The questions "What am I doing?" is not a question that you can ask yourself once in life and then be done. It is a question that you should ask yourself often -- maybe daily. It's far too easy to get stuck in a situation where you are comfortable, where asking any question, especially, "What am I doing?" involves way too much risk. Well, know this: the risk, the penalty, for not asking the question often enough is far greater than the reward for ignoring the question. If work is indeed the portal to the rest of your life, and the way you can bring out your unique qualities, then you need to ask the questions to ensure that you are being and doing the best that you can. If a path feels like a struggle, is part of the struggle because it's not the right path for you? This is not to say that the path will be easy, but if the obstacles come from within, they may be telling you something you need to pay attention to.
And finally, one of the ways to find out what you "should" be doing is to discover what you shouldn't be doing. I suppose this is code for get a job! One way to find out what you like is to discover what you don't like, so don't be dismissive of jobs that you don't think you're going to like. And be careful of becoming a "professional student." Several members of my advisory board indicated that they were going to school because they hadn't figured out what they wanted to do with their lives. An undergraduate degree is important, but unless you know what you want to do with a degree beyond that, be careful. School is very expensive and very time-consuming; some breathing room and exposure to the working world after so many years in school is probably a good thing.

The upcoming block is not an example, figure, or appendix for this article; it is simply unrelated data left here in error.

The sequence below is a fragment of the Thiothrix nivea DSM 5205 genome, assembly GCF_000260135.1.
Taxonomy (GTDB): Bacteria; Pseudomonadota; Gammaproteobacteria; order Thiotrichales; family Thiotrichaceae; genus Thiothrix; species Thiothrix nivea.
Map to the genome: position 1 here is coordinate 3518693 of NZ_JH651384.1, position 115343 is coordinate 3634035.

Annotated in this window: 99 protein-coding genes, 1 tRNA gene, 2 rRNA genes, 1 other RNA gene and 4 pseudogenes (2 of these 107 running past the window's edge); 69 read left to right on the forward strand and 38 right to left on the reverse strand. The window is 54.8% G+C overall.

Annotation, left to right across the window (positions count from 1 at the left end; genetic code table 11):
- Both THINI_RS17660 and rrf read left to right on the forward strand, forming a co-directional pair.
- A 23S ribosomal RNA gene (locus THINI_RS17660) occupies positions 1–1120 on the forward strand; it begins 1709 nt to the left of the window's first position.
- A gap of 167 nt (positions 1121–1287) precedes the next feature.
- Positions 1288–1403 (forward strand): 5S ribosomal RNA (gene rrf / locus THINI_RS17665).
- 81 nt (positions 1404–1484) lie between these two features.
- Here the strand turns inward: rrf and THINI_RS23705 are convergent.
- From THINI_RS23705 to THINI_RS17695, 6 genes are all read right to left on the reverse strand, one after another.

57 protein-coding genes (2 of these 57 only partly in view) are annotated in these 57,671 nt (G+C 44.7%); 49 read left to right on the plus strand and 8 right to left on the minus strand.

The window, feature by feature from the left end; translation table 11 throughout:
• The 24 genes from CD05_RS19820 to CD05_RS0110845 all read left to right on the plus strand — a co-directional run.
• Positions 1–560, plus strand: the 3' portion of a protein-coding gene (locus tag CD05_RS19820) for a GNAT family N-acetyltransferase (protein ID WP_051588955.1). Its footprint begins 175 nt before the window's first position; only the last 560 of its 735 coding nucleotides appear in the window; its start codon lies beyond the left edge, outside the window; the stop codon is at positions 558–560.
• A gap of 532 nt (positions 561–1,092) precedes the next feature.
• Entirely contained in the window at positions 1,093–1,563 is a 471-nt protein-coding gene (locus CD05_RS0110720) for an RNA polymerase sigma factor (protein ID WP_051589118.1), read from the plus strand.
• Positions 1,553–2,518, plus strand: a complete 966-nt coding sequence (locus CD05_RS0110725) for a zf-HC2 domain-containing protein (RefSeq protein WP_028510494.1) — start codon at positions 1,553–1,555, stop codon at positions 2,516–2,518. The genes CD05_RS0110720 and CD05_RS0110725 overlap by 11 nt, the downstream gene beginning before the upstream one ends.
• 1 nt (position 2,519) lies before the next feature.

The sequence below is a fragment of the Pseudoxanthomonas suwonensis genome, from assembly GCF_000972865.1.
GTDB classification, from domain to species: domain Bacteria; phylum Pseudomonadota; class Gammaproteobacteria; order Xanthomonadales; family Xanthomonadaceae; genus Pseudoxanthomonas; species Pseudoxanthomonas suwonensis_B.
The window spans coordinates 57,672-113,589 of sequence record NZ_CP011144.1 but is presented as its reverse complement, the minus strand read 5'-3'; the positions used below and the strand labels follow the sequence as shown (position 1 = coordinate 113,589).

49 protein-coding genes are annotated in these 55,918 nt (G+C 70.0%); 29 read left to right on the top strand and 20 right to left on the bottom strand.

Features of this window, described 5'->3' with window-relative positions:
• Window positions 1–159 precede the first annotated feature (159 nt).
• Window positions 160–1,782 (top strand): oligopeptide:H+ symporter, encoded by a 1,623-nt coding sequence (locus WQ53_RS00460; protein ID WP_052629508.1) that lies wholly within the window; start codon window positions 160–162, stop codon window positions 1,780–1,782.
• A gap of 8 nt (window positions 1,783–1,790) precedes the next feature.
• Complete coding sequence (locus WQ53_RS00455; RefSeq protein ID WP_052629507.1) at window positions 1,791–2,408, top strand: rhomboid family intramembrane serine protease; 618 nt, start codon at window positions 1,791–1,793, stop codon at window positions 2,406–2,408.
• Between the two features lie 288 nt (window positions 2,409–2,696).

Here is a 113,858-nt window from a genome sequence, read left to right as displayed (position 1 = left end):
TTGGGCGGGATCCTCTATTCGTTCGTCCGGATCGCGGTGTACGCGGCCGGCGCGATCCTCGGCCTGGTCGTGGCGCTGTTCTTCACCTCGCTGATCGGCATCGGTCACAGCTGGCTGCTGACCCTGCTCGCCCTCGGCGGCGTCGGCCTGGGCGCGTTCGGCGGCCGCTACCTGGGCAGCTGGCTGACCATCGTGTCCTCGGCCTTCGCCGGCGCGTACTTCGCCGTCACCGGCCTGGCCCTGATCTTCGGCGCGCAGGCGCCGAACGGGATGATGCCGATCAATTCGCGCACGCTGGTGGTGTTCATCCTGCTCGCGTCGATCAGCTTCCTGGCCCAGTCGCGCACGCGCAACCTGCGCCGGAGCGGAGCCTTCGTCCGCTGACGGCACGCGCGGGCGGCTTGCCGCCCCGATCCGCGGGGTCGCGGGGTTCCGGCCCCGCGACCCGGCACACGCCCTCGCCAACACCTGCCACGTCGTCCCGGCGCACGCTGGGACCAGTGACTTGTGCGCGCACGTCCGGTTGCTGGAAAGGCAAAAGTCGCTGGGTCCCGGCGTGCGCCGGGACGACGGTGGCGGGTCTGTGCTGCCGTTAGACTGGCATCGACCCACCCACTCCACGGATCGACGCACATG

The above is an excerpt from the book Luck by Design: Certain Success in an Uncertain World by Richard E. Goldman. The above excerpt is a digitally scanned reproduction of text from print. Although this excerpt has been proofread, occasional errors may appear due to the scanning process. Please refer to the finished book for accuracy.
Copyright © 2009 Richard E. Goldman, author of Luck by Design: Certain Success in an Uncertain World
Richard E. Goldman, author of Luck by Design: Certain Success in an Uncertain World, started working on the sales floor of a small clothing store, it had annual sales of only a few hundred thousand dollars. Over the years he helped grow that one store into the emerging and now omnipresent Men's Wearhouse. By the time Goldman retired early in 2002, there were 680 Men's Wearhouse-affiliated stores across the United States and Canada, the business was known nationally and internationally, and had annual sales in excess of $1.27 billion.
Widely recognized as the marketing mastermind behind the success of Men's Wearhouse, Goldman has also been a quiet force in business, education, and volunteerism. His luck -- luck that he has actively created -- has expanded his life in ways and directions well beyond anything he might have imagined as a child in Hazleton, Pennsylvania, or later, as he began contemplating the larger world and his future in it.
To learn still more about Luck by Design, how you can incorporate luck into your future, and to share your own "lucky" experiences, visit www.richiegoldman.com.